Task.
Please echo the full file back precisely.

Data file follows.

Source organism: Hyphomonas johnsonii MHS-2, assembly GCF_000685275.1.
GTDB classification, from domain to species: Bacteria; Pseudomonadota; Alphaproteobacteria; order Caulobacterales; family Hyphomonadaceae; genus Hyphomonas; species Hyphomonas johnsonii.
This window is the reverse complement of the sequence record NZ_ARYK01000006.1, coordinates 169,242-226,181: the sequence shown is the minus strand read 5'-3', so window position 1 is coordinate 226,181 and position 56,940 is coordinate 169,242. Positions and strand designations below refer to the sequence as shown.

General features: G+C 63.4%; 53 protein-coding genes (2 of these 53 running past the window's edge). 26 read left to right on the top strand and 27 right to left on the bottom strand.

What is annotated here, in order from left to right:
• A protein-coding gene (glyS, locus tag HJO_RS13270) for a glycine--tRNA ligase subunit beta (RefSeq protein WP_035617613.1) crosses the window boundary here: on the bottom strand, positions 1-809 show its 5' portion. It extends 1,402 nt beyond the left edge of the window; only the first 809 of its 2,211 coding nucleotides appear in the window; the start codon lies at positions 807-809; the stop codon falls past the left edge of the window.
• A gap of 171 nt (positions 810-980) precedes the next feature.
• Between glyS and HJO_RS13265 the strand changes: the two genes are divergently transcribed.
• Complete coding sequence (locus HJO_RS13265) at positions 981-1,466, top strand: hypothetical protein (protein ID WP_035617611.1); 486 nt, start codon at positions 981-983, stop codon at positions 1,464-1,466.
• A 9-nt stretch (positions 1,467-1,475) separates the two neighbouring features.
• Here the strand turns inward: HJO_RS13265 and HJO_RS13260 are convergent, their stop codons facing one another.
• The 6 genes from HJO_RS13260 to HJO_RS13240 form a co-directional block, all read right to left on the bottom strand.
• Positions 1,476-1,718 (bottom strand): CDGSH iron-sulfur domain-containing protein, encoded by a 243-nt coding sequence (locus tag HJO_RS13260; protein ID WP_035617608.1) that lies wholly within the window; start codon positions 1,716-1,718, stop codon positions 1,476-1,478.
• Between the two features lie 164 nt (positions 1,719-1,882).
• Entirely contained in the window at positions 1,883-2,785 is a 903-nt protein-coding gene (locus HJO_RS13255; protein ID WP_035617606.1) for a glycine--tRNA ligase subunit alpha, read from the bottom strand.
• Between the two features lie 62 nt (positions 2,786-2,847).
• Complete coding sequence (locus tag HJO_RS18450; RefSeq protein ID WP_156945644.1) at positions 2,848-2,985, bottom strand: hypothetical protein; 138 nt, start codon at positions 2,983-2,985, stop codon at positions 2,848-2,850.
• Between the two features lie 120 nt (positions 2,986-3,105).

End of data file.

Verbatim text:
Source organism: Hyphomonas johnsonii MHS-2, assembly GCF_000685275.1.
GTDB classification, from domain to species: Bacteria; Pseudomonadota; Alphaproteobacteria; order Caulobacterales; family Hyphomonadaceae; genus Hyphomonas; species Hyphomonas johnsonii.
This window is the reverse complement of the sequence record NZ_ARYK01000006.1, coordinates 169,242-226,181: the sequence shown is the minus strand read 5'-3', so window position 1 is coordinate 226,181 and position 56,940 is coordinate 169,242. Positions and strand designations below refer to the sequence as shown.

General features: G+C 63.4%; 53 protein-coding genes (2 of these 53 running past the window's edge). 26 read left to right on the top strand and 27 right to left on the bottom strand.

What is annotated here, in order from left to right:
• A protein-coding gene (glyS, locus tag HJO_RS13270) for a glycine--tRNA ligase subunit beta (RefSeq protein WP_035617613.1) crosses the window boundary here: on the bottom strand, positions 1-809 show its 5' portion. It extends 1,402 nt beyond the left edge of the window; only the first 809 of its 2,211 coding nucleotides appear in the window; the start codon lies at positions 807-809; the stop codon falls past the left edge of the window.
• A gap of 171 nt (positions 810-980) precedes the next feature.
• Between glyS and HJO_RS13265 the strand changes: the two genes are divergently transcribed.
• Complete coding sequence (locus HJO_RS13265) at positions 981-1,466, top strand: hypothetical protein (protein ID WP_035617611.1); 486 nt, start codon at positions 981-983, stop codon at positions 1,464-1,466.
• A 9-nt stretch (positions 1,467-1,475) separates the two neighbouring features.
• Here the strand turns inward: HJO_RS13265 and HJO_RS13260 are convergent, their stop codons facing one another.
• The 6 genes from HJO_RS13260 to HJO_RS13240 form a co-directional block, all read right to left on the bottom strand.
• Positions 1,476-1,718 (bottom strand): CDGSH iron-sulfur domain-containing protein, encoded by a 243-nt coding sequence (locus tag HJO_RS13260; protein ID WP_035617608.1) that lies wholly within the window; start codon positions 1,716-1,718, stop codon positions 1,476-1,478.
• Between the two features lie 164 nt (positions 1,719-1,882).
• Entirely contained in the window at positions 1,883-2,785 is a 903-nt protein-coding gene (locus HJO_RS13255; protein ID WP_035617606.1) for a glycine--tRNA ligase subunit alpha, read from the bottom strand.
• Between the two features lie 62 nt (positions 2,786-2,847).
• Complete coding sequence (locus tag HJO_RS18450; RefSeq protein ID WP_156945644.1) at positions 2,848-2,985, bottom strand: hypothetical protein; 138 nt, start codon at positions 2,983-2,985, stop codon at positions 2,848-2,850.
• Between the two features lie 120 nt (positions 2,986-3,105).